Savemefromwine Wed 22-Jun-16 13:28:05

I think it's really hard to give an opinion op.

If he's off and you are all on holiday then surely your strict routines shouldn't negate days out for example or occasional pizza/Maccis treat?

How rigid is your routine and are you excluding your dh to the point where he can't be spontaneous with his own children? Not saying that's how it is and I agree routine is important as is a healthy diet but these do need yo he flexible

Dragongirl10 Wed 22-Jun-16 13:28:32

poor you....I recommend finding a willing friend for a loooong dinner and film...with the phone off....

maybe losing your DH would be a good idea?

Momamum Wed 22-Jun-16 13:29:51

I sympathise, but...sad... Don't make the children collateral damage, will you? They'll be wanting you at bedtime, surely?confused

My solution would be to go back for the children's dinnertime, sit with them while they eat it (not prepared and served by you, natch), give them all kisses - and tell them you'll be going out and you'll see them tomorrow.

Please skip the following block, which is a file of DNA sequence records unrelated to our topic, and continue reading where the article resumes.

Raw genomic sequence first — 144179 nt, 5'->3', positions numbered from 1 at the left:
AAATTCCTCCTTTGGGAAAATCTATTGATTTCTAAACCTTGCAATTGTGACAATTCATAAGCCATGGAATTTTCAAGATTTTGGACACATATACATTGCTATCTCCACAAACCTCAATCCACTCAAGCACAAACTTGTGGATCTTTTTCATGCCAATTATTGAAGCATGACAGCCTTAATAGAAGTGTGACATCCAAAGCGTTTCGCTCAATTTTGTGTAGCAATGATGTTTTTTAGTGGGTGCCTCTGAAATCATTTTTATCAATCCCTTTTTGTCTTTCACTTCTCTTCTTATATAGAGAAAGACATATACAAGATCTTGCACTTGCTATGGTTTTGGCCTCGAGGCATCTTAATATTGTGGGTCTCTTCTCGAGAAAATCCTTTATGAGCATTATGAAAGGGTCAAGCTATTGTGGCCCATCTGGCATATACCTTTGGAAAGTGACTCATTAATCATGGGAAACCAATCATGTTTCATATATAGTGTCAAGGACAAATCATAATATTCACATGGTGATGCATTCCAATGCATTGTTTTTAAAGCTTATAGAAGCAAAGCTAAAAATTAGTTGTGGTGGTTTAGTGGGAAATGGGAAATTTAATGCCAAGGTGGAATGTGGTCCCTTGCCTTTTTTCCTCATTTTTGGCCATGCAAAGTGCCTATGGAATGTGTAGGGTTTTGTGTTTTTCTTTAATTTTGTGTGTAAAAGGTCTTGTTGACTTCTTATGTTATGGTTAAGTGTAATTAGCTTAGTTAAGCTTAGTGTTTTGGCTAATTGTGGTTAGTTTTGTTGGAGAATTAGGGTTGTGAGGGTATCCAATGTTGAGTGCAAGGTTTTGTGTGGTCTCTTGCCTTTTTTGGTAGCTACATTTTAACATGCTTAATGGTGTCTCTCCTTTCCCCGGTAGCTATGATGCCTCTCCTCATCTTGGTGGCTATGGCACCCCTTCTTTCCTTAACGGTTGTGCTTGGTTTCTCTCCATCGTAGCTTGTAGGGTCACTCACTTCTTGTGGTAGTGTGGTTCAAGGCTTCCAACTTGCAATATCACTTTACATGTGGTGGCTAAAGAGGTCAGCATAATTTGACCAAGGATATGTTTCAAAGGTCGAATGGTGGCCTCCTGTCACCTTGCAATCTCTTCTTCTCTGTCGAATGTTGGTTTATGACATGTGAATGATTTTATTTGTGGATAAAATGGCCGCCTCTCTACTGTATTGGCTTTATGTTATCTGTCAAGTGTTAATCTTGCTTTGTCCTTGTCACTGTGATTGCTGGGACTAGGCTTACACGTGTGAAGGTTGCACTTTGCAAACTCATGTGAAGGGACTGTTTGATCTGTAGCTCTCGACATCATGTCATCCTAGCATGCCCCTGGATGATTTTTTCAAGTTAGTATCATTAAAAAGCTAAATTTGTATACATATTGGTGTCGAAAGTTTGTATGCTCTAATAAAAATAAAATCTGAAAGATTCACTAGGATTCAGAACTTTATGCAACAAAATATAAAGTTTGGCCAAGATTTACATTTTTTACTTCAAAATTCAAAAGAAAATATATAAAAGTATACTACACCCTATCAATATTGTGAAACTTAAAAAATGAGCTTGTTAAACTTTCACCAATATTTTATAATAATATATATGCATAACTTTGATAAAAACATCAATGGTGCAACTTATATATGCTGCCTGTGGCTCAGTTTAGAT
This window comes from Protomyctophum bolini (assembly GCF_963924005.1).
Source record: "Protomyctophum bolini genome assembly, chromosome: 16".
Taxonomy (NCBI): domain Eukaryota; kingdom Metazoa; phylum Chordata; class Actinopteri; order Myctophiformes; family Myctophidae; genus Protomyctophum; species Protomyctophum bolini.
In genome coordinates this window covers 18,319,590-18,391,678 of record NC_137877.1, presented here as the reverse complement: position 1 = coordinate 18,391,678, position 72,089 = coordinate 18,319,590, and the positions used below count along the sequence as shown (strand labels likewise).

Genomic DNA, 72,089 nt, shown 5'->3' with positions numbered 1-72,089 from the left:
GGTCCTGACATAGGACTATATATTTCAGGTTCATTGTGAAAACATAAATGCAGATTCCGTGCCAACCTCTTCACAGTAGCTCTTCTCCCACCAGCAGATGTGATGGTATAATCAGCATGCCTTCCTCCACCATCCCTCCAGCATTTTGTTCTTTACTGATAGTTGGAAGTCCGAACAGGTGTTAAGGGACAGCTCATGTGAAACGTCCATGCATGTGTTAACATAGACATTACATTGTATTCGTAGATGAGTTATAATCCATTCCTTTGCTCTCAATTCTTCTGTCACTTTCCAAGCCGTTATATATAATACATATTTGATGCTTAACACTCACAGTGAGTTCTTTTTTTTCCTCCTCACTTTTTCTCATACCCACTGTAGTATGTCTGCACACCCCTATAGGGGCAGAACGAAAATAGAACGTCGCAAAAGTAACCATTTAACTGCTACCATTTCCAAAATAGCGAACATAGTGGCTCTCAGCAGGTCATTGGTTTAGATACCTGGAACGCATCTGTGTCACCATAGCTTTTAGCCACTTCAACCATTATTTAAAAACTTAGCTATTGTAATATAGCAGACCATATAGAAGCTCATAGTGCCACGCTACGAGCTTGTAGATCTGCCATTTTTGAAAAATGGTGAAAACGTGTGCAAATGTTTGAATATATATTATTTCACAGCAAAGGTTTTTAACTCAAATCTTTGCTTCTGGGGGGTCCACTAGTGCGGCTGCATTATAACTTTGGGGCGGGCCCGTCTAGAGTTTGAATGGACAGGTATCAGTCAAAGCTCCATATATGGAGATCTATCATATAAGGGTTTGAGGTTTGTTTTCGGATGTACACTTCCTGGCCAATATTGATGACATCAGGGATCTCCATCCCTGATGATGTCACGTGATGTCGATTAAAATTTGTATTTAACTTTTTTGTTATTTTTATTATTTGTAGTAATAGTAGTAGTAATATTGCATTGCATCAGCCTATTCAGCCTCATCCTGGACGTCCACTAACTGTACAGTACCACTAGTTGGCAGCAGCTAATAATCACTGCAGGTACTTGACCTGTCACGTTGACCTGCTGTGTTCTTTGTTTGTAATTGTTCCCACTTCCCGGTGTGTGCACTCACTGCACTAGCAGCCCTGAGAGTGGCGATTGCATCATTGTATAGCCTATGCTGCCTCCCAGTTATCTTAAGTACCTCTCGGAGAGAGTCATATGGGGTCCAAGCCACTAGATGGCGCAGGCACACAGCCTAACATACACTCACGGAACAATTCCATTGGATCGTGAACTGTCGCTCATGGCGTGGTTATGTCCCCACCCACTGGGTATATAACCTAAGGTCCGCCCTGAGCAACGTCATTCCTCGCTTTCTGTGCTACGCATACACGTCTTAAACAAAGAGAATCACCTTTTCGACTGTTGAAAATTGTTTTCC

Tomorrow, repeat if necessary grin

JoJoSM2 Wed 22-Jun-16 13:39:44

i am sorry but it does sound like you are trying to control things too much. Let your husband be heard and involved. You could sit down and plan some things, ie stick to the routine but suggest that one day he could, for example, make burgers with the children from scratch or another day, he could take them to the park + buy them ice cream. Hopefully that way the routine will be maintained but your husband will feel involved and the children will know that they are getting an occasional treat. The key is not to just say 'no' to your husband but to make an alternative suggestion - you will come across as helpful and not a nag.

splendide Wed 22-Jun-16 13:42:12

Really hard to say without his side of things. I'd be pretty pissed off if DH (SAHD) "wouldn't let" me feed my child. If he wants to do something with them then let him surely - unless you think he's going to put them in danger or something.

Wolfiefan Wed 22-Jun-16 13:43:08

Is he on holiday? If so why not make some suggestions yourself of things you can do and relax some rules a bit?
Enjoy your day out.

Workinzzz Wed 22-Jun-16 13:48:15

No and the kids will cope for one night without you putting them to bed. I would give him notice that you don't intend to be back until after bedtime though, that way no one will be waiting and hoping that you will walk through the door in a minute

Savemefromwine Wed 22-Jun-16 13:49:31

And op in the midst of the routine, and I totally agree routine is important, don't forget the fun of spontaneous fun time.

My dh worked away and was only home weekends so Friday night was pizza and DVD night with us and the kids and a later bed time to celebrate.